About Barri Rafferty

Based in New York, Barri is CEO of North America for Ketchum, where she leads Ketchum’s nine offices in North America, as well as Ketchum Digital and Ketchum Sports and Entertainment (KSE). In addition, she oversees the complementary businesses, Access Communications and Harrison & Shriftman. Barri brings more than 20 years of public relations experience leading integrated communications, branding, and corporate reputation campaigns for some of the world’s most recognized brands. Outside of Ketchum, she participates in a number of groups including the sustainability taskforce for the World Economic Forum and is a member of Arthur W. Page Society Page Up program. Rafferty sits on the board of StepUp, an organization with the mission of empowering girls from under-resourced communities to become confident, college-bound, and career focused and she is also a member of the governing body of OmniWomen, Omnicom’s Leading Women’s Network, for which she holds quarterly panel discussions featuring prominent women. Barri is a graduate of Boston University (M.A) and Tulane University and enjoys watching soccer, volleyball, and dance - especially when her son and daughter are involved! Follow her @barrirafferty.

Author Archive | Barri Rafferty

Networking: How I Became a “Hunter”

Someone recently asked me, “How can I become a stronger networker and turn relationships into business?” I thought about the question for a while before answering. What have I gained from the multitude of events and professional mixers I have attended through the years? It was not always easy for me to network, how did it become so natural?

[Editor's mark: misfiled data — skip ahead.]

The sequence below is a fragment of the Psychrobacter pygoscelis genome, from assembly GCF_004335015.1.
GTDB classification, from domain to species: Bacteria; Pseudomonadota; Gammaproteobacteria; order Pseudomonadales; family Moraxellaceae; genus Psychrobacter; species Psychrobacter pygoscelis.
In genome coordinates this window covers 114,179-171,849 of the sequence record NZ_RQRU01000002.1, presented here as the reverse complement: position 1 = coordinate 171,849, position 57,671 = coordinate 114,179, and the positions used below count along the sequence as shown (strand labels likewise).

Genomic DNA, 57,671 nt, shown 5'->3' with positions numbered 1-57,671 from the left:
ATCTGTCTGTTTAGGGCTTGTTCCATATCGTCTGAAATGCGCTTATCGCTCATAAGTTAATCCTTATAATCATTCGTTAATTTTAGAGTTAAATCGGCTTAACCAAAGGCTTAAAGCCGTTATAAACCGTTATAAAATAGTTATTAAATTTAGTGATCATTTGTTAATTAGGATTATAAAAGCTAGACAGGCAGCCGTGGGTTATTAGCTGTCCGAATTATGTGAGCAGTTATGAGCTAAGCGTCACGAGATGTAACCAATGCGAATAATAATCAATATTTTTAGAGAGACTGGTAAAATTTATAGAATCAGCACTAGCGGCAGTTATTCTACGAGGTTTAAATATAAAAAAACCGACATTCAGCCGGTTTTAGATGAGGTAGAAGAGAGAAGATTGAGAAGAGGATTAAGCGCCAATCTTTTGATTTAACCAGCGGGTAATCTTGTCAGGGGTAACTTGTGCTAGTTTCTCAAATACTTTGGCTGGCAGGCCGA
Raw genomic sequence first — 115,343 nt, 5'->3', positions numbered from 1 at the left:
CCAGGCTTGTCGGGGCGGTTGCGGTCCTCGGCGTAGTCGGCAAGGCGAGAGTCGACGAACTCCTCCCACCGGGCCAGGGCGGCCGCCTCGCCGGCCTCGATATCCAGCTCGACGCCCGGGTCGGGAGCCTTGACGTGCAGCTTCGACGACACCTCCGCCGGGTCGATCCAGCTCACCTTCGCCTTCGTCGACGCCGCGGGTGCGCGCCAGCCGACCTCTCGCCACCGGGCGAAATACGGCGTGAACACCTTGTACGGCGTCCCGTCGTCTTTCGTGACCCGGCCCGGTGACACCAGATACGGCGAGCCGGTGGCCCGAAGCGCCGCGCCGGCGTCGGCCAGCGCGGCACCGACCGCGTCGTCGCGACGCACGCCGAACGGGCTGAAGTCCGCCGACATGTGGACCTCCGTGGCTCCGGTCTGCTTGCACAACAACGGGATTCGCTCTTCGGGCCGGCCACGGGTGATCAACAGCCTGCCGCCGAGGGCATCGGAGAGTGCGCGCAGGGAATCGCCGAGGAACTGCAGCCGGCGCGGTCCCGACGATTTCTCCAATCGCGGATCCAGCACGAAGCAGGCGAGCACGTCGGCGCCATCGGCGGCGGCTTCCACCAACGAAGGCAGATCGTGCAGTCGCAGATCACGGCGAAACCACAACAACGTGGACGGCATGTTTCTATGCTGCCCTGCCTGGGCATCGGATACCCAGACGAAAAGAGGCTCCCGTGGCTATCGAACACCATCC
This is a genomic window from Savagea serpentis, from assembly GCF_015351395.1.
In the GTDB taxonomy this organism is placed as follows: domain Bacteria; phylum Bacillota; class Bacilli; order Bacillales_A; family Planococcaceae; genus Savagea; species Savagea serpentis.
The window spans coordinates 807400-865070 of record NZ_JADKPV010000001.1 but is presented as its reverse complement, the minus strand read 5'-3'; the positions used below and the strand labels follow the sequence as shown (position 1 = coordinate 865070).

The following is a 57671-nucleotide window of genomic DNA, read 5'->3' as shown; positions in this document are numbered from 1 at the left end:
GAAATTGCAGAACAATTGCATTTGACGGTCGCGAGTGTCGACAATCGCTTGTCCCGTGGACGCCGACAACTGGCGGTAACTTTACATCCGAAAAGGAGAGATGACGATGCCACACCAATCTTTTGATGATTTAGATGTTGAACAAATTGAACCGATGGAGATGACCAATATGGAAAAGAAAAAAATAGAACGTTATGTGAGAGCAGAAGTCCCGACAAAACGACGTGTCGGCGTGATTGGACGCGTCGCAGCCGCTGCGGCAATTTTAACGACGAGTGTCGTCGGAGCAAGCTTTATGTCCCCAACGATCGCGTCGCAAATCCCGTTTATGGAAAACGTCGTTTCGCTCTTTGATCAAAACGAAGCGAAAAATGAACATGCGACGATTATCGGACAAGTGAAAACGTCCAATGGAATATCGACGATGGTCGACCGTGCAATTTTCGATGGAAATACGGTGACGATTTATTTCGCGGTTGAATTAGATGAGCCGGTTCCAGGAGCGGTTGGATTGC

The answer? Networking is work and a skill that takes practice. And it’s not unlike working out.

I had weak abs before I decided to focus on them. Now I can do 200 sit ups. It was hard at first, but I kept at it. Networking is no different. You have to keep working that muscle. Keep walking into that room full of people you don’t know, tamp down that anxiety. Start small. Make milestones. “I will meet five new people today.” Then 7, then 10.

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FOMO vs. LOOI: What Compels Us to Be Social?

My family consists of myself, my husband, my college-aged son and high school-aged daughter — each of us addicted to our mobile devices in varying degrees. My husband ranks at the bottom of the scale — and we could argue over which of the remaining three holds the top spot as mobile monarch.

I have certainly read my share of articles on content, experiential, social, etc. and what fuels those eye-popping engagement numbers. Many experts are using the term FOMO (fear of missing out) as the underlying driver that keeps us all connected to our devices. But I’m not sure if that tells the whole story. As I look at my own family, it’s hard to identify any one driver underlying our mobile/social use across the board. Are we truly afraid of missing out, or are we just taking part in a fast-moving society where your online reputation comes from being in-the-know? And at the end of the day, does it really matter? (click to tweet)